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MAYFLOWER HOTEL STOCKHOLDERS PROTECTIVE COMM. v. M

UNITED STATES DISTRICT COURT, DISTRICT OF COLUMBIA


October 14, 1947

MAYFLOWER HOTEL STOCKHOLDERS PROTECTIVE COMMITTEE et al.
v.
MAYFLOWER HOTEL CORPORATION et al.

The opinion of the court was delivered by: HOLTZOFF

This is a derivative stockholders' suit brought by the minority stockholders of the Mayflower Hotel Corporation against the directors and the majority stockholders. The matter comes before the Court on a motion by the defendants to dismiss the amended complaint for failure to state a cause of action. The plaintiffs consist of a number of individual minority stockholders as well as the Mayflower Hotel Stockholders Protective Committee.

In view of the fact that a stockholders' suit may be brought solely by persons who were stockholders of the corporation at the time that the cause of action accrued and who are still stockholders at the time of the institution of the suit, the plaintiff, Mayflower Hotel Stockholders Protective Committee, has no right to bring this action, since the Committee is not and never has been a stockholder, insofar as appears from the allegations of the complaint. Moreover, there is no allegation that the Committee is a body corporate, and in fact it was admitted on the argument that the Committee is an unincorporated group.

 It is settled in the District of Columbia that a partnership or an unincorporated association may not sue in its own name, Fennell v. Bache, 74 App.D.C. 247, 123 F.2d 905. Rule 17(b) of the Federal Rules of Civil Procedure, 28 U.S.C.A.following section 723c, provides that a partnership or an unincorporated association may sue in its common name in a Federal court to enforce a right under the Constitution and laws of the United States. In other words, a partnership or an unincorporated association may sue as such to vindicate a Federal right as distinguished from a right arising out of local law. This suit is not based on any Federal right. Therefore, the local law as to the capacity to sue prevails.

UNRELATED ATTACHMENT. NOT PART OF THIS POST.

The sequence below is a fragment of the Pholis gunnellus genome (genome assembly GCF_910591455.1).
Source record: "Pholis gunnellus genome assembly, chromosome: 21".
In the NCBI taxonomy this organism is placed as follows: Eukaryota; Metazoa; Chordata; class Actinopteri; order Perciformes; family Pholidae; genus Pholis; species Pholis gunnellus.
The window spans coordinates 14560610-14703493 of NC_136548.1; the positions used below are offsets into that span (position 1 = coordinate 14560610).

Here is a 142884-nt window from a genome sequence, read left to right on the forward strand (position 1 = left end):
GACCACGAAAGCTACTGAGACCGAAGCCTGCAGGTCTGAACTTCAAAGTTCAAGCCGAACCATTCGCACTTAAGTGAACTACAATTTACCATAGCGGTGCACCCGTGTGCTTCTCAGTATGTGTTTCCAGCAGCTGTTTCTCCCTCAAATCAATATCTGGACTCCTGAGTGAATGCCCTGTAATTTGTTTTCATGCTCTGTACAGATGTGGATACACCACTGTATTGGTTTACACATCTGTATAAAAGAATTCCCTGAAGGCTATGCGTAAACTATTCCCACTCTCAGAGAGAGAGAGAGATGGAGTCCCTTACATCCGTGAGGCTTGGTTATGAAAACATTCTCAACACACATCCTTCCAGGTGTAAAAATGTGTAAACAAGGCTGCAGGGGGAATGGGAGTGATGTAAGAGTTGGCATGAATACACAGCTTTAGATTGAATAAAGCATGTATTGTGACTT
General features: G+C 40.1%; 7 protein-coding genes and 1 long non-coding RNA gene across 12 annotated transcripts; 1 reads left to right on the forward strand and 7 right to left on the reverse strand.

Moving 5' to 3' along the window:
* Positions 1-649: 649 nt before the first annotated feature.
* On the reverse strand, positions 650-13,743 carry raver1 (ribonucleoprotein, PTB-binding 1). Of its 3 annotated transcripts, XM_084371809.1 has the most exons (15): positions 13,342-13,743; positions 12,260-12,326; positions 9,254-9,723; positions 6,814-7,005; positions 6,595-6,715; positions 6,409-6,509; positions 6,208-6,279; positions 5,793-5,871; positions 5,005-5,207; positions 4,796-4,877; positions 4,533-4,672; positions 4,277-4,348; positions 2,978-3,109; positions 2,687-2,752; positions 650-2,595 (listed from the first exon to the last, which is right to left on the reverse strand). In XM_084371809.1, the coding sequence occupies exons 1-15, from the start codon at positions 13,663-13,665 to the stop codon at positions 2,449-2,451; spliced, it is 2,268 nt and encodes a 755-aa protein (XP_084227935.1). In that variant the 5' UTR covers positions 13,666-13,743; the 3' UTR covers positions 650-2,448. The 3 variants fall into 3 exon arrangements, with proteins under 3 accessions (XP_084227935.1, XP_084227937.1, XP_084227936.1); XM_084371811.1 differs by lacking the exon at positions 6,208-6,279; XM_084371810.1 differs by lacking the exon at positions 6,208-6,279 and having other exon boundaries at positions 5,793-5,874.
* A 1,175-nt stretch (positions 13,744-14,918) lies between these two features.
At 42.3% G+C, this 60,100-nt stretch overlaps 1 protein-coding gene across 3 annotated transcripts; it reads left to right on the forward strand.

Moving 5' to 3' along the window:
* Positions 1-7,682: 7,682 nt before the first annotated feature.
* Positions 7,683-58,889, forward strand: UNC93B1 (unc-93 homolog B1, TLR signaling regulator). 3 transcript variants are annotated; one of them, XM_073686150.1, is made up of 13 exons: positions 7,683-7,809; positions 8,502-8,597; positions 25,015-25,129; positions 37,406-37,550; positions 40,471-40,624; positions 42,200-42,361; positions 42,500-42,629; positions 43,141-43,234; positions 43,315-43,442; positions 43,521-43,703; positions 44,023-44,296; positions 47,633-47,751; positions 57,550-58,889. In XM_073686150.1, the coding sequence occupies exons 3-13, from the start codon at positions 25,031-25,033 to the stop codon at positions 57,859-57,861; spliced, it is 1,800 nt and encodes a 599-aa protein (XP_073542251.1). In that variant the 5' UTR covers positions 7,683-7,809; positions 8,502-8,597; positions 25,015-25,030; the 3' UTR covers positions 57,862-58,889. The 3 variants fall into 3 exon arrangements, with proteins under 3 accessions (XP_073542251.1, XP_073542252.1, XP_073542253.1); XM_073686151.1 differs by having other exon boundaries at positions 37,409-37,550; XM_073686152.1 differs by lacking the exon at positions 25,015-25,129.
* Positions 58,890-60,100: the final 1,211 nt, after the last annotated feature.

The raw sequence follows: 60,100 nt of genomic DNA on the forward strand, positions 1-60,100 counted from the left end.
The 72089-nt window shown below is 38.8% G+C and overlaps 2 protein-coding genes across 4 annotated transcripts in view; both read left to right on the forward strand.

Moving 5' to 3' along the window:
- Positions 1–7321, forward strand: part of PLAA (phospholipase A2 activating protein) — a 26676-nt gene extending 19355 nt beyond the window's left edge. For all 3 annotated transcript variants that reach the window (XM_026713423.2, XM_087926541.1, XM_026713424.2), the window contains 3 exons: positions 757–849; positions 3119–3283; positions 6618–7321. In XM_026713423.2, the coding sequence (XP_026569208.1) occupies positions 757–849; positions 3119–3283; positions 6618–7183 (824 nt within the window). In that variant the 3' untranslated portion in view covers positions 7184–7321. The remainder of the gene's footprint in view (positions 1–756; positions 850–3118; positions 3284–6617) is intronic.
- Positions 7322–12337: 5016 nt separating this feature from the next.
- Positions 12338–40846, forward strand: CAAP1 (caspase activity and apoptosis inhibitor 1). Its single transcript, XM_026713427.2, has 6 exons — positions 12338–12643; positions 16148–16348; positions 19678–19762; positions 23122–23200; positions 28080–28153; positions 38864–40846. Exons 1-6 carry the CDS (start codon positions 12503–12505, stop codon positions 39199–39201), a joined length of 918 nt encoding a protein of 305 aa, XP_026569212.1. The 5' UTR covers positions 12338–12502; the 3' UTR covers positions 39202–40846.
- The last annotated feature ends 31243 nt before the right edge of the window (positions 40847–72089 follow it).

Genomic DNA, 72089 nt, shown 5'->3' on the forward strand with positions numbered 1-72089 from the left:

For both these reasons the complaint must be dismissed as to the Mayflower Hotel Stockholders Protective Committee.

 Passing to the other plaintiffs, they are alleged to have been shareholders at the time the cause of action accrued. It must be borne in mind that a stockholders' suit is a suit brought in behalf of the corporation. The test of the sufficiency of a complaint in such an action is two-fold: first, whether it states a good cause of action in behalf of the corporation; and, second, whether it shows that attempts have been made to induce the corporation to bring suit in its own behalf and these endeavors have proved unavailing, or that it would have been futile to make such efforts. *fn1"

 The Court is of the opinion that the second requirement is sufficiently complied with by the allegations contained in paragraph VIII of the amended complaint. The question to be determined, therefore, is whether the amended complaint sets forth a good cause of action in favor of the Mayflower Hotel Corporation.